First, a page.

WASHINGTON — U.S. Cyber Command is working to instill more seamless integration of disparate cyber war-fighting systems.

Congress has expressed concern that the command’s vision lacks a governance strategy to connect systems together, a key finding of an audit published in November by its nonpartisan watchdog. Lawmakers ordered the Department of Defense to report to them on its governance strategy, called the Joint Cyber Warfighting Architecture. While the report, turned in at the end of the previous administration, is not released publicly, a Senate Armed Services Committee staffer told C4ISRNET that the senators were correct in their assessment that the cyber strategy lacked proper structures.

The strategy, created in 2019 and meant to better align the commands’ programs and resources, is a priority this year for the command, Executive Director David Frederick said this week. He and other leaders who spoke at virtual events said the command is working on integrating its systems to serve needs across the military, but they acknowledged there are inherent difficulties with technology purchases for cyber warriors.

“The tricky part, for anybody who’s done large-scale acquisition programs is: How do you synchronize? How do we get all these programs to have a shared vision and a shared set of priorities to work through the interconnections and interdependencies? That’s our big challenge right now,” Frederick said March 10 at an Intelligence and National Security Alliance event. “We also are working with relatively limited authority at the command level. Most of the decision-making authority is at the acquisition program level within the military services.”

Unlike most other aspects of warfare, cyber is designed to be joint from the beginning. Cyber Command is responsible for outlining specific capabilities used by its cyber warriors provided by each of the services. However, due to the way the DoD procures equipment, the services are responsible for providing the variety of tools and systems these cyber warriors must use during operations, spreading those technologies over many program offices.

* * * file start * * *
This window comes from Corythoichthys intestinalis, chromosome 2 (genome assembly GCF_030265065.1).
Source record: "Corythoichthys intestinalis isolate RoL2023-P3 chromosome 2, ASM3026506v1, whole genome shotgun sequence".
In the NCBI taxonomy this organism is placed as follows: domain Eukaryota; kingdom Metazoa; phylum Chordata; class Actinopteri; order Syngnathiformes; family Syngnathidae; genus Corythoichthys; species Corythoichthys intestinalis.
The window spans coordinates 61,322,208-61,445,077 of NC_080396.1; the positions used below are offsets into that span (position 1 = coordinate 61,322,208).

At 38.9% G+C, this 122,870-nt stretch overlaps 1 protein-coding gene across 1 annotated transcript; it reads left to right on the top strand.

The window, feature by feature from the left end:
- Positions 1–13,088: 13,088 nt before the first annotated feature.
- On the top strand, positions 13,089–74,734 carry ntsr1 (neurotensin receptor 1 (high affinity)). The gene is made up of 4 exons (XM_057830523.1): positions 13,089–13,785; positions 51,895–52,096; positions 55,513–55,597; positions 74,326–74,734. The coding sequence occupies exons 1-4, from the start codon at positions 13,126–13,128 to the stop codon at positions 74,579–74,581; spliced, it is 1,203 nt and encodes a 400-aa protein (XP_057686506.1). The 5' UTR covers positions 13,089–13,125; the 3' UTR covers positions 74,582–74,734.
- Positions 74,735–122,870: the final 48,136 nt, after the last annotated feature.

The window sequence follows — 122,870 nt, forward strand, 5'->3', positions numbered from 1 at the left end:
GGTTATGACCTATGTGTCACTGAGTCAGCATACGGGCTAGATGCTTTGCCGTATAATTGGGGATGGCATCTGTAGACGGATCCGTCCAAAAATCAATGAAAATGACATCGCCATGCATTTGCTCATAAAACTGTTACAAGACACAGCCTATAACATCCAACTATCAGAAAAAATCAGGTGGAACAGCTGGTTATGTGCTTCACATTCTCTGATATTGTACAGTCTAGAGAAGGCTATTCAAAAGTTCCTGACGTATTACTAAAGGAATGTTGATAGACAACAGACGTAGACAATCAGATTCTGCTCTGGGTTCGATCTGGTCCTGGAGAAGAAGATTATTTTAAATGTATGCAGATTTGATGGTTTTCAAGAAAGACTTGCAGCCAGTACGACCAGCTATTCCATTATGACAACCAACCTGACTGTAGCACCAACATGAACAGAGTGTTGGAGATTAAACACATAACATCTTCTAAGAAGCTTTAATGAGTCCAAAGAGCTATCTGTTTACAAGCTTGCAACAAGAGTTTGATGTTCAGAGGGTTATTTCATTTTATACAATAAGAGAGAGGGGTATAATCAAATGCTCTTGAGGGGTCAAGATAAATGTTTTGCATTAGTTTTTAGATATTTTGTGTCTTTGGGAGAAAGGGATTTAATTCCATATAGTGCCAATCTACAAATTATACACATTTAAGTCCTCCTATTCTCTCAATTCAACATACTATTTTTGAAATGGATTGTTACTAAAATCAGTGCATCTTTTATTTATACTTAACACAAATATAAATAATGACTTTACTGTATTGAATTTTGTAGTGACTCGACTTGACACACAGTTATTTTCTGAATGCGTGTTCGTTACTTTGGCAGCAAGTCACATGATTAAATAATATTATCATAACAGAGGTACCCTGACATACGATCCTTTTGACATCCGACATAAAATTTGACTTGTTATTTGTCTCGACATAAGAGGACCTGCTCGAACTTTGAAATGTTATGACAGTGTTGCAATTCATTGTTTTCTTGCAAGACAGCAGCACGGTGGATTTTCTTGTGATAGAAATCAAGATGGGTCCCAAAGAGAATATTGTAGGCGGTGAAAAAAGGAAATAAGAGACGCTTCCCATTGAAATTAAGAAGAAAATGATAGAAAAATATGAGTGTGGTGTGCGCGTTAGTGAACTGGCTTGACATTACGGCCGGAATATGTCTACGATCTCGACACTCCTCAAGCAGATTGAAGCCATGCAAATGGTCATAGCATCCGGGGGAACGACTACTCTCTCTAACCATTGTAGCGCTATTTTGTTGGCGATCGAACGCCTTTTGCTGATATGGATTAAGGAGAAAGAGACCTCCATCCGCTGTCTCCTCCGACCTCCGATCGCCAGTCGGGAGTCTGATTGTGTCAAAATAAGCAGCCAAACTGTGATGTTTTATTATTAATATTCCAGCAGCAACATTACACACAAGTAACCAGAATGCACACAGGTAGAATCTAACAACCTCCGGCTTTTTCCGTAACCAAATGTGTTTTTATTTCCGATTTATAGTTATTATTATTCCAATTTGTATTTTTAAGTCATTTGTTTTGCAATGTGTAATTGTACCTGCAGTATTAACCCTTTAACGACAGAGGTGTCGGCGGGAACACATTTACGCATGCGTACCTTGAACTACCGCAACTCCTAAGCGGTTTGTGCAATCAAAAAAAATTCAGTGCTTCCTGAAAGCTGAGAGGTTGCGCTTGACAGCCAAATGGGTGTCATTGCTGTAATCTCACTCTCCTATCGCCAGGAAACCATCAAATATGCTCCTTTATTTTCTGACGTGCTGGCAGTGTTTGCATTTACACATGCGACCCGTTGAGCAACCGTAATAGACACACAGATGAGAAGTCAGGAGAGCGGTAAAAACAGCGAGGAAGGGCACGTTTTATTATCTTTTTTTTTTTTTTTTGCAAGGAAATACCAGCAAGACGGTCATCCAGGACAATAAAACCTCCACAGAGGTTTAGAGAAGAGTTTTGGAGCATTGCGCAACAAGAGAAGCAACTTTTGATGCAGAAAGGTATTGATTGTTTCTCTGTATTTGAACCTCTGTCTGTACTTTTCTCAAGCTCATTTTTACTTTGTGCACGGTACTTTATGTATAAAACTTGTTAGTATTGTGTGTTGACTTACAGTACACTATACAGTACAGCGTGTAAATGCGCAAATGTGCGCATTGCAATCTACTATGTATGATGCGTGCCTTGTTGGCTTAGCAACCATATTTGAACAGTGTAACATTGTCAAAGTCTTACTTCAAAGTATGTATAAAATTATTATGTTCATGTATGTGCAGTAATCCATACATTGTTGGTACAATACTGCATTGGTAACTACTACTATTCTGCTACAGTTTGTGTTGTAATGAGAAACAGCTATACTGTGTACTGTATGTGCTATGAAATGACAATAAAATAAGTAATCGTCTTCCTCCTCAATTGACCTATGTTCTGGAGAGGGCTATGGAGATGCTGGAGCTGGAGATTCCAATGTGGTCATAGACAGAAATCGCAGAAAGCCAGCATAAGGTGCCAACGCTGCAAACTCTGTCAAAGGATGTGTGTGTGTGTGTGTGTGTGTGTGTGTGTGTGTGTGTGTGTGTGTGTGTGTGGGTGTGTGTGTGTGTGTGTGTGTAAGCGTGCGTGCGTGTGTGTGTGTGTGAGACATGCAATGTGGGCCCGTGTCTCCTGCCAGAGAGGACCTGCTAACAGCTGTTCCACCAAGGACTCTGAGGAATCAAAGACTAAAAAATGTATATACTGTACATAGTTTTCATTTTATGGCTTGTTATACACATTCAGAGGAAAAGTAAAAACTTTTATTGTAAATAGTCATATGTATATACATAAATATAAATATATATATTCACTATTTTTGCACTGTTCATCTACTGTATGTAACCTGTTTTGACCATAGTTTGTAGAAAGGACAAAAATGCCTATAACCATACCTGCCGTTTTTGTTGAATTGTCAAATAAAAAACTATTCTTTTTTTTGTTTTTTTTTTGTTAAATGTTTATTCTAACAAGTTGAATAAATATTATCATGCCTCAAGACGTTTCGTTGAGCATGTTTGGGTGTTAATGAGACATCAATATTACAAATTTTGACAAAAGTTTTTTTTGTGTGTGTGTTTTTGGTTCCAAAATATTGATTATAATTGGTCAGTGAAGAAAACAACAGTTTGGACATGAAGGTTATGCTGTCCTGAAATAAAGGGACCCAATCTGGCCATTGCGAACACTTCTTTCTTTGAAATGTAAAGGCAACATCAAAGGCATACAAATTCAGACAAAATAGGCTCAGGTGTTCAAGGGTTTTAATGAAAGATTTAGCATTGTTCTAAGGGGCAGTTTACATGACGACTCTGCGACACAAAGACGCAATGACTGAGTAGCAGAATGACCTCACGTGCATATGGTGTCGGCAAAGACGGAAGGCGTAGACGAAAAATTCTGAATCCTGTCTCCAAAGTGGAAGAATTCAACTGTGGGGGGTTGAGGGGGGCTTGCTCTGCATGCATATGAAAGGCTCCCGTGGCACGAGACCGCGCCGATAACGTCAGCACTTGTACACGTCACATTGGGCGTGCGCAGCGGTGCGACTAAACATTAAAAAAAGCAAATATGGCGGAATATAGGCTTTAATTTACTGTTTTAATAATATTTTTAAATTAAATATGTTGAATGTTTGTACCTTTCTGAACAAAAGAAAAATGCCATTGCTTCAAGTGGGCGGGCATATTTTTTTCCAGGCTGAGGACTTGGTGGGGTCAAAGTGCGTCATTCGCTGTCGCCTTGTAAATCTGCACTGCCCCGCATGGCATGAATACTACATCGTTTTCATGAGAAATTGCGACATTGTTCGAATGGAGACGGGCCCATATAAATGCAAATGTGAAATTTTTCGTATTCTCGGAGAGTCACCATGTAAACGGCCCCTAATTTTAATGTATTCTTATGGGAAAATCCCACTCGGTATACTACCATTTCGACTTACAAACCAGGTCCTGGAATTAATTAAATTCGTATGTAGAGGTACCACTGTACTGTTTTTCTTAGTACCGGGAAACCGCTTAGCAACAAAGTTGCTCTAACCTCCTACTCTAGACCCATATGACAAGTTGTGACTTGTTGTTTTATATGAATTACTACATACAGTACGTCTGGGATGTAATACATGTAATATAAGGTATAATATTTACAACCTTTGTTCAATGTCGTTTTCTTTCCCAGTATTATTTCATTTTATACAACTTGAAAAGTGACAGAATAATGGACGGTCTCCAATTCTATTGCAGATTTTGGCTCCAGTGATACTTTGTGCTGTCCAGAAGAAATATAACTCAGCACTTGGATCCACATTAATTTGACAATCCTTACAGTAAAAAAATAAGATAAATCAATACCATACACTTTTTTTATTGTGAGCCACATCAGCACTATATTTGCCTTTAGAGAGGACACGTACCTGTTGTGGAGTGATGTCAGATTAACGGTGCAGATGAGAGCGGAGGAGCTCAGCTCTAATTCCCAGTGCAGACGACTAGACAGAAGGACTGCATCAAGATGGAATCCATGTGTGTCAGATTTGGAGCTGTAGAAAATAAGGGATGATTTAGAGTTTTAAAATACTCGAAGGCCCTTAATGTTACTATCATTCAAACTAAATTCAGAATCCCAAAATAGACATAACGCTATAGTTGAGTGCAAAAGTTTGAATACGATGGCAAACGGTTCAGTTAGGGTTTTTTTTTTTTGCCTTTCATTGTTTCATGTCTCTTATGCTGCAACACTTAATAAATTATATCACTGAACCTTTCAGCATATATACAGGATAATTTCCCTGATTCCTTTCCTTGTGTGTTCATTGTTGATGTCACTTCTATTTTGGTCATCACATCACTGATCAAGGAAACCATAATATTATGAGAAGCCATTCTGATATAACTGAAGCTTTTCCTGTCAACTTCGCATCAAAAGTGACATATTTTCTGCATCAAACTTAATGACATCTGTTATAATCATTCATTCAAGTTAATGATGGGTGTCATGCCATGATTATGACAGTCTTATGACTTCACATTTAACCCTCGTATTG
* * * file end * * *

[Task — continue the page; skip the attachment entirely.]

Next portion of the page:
The Joint Cyber Warfighting Architecture has five elements:

  1. Common firing platforms being built by the Army providing a comprehensive suite of cyber tools.
  2. A Unified Platform being built by the Air Force to integrate and analyze data from offensive and defensive operations with partners.
  3. Joint command-and-control, also being built by the Air Force, for situational awareness and battle management.
  4. Sensors that support defense of the network and drive operational decisions.
  5. The Persistent Cyber Training Environment being built by the Army for education and mission rehearsal.

Cyber Command created two offices that focus on identifying the proper requirements for systems and ensuring they work together.

At the strategic level, the command has established an overarching management office called the Joint Capability Management Office, which works for the deputy commander and drives many system requirements. It looks at the strategic vision and concepts needed for integration and what the big picture architecture must look like holistically.